In response to Parker Humphreys’ question, Virgo discussed a review of student workload he undertook in his first year as Vice Chancellor for Education, a position which he assumed in 2014, stating that reforms such as freeing Wednesday afternoons of contact hours – one of Parker Humphrey’s policies – were rejected in student consultations. He added that “the time has come for another review”.

To Ahmed, Virgo said that the University did not fund liberation campaigns due to “limited resources”, although he acknowledged their importance. Liberation campaigns such as Cambridge BME Campaign and Cambridge Class Act are currently supported and funded by CUSU.

This triggered a debate on whether the University could afford to fund liberation campaigns, with Ethical Affairs Officer Jake Simms pointing to Vice Chancellor Stephen Toope’s salary, which is the second highest in the UK. Virgo argued that CUSU, which funds liberation campaigns, is “given its budget and makes its decision about how that is allocated” and that “there is a process for CUSU to apply in the normal way for new money”.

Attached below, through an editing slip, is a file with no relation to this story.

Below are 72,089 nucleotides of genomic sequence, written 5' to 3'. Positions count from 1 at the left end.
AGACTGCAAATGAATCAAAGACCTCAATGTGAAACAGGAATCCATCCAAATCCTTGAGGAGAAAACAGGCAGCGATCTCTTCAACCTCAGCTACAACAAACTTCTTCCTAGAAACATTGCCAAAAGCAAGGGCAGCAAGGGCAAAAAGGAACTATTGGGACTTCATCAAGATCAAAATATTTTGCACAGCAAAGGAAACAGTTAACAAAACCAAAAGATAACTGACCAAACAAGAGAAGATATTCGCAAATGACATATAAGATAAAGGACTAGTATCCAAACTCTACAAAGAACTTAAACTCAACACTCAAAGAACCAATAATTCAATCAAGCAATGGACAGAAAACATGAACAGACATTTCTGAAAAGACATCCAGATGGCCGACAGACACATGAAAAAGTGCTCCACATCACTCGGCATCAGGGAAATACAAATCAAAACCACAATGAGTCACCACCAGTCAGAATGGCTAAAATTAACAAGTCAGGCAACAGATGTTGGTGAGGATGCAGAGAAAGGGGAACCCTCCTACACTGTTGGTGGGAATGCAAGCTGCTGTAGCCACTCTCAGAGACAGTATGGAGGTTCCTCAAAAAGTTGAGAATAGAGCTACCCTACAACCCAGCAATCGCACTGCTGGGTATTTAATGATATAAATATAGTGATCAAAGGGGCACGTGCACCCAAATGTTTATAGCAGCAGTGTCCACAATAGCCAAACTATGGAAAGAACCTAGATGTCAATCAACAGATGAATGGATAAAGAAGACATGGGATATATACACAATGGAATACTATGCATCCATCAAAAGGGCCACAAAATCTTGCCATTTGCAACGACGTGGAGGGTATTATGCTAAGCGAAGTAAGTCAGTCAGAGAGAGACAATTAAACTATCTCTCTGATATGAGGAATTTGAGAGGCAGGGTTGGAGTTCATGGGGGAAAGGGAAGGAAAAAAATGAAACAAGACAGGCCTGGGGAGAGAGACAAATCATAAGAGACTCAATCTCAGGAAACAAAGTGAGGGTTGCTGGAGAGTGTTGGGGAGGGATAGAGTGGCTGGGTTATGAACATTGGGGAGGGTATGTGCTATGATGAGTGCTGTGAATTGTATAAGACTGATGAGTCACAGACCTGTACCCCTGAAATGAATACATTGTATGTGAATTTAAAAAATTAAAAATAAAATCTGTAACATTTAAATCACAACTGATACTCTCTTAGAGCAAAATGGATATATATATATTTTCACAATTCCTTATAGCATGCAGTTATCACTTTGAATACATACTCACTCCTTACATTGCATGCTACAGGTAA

In May 2018, CUSU announced that they had received a significant funding boost from Cambridge, of £80,000 annually, signalling an end to a series of financial losses which have plagued the student union in recent years.

Poppy Cockburn, a candidate for University Councillor who is running on a pro-divestment platform, used this as an opportunity to ask whether the University’s finances would “continue to be used as a justification for unethical investments”.

Her rival in the race for University Councillor, Tamzin Byrne, focused on questioning Virgo on the Student Support Initiative (SSI), a proposed £500m plan to expand postgraduate studentships and enhance financial support for undergraduate students.

She criticised Virgo’s remarks that the plan would not focus only on those in dire financial need, but that funds from the SSI and the recent Harding donation may also be used to attract postgraduate students to Cambridge who might otherwise choose to go to institutions with better postgraduate funding, so that “Cambridge becomes an attractive place for the very best postgraduate students.”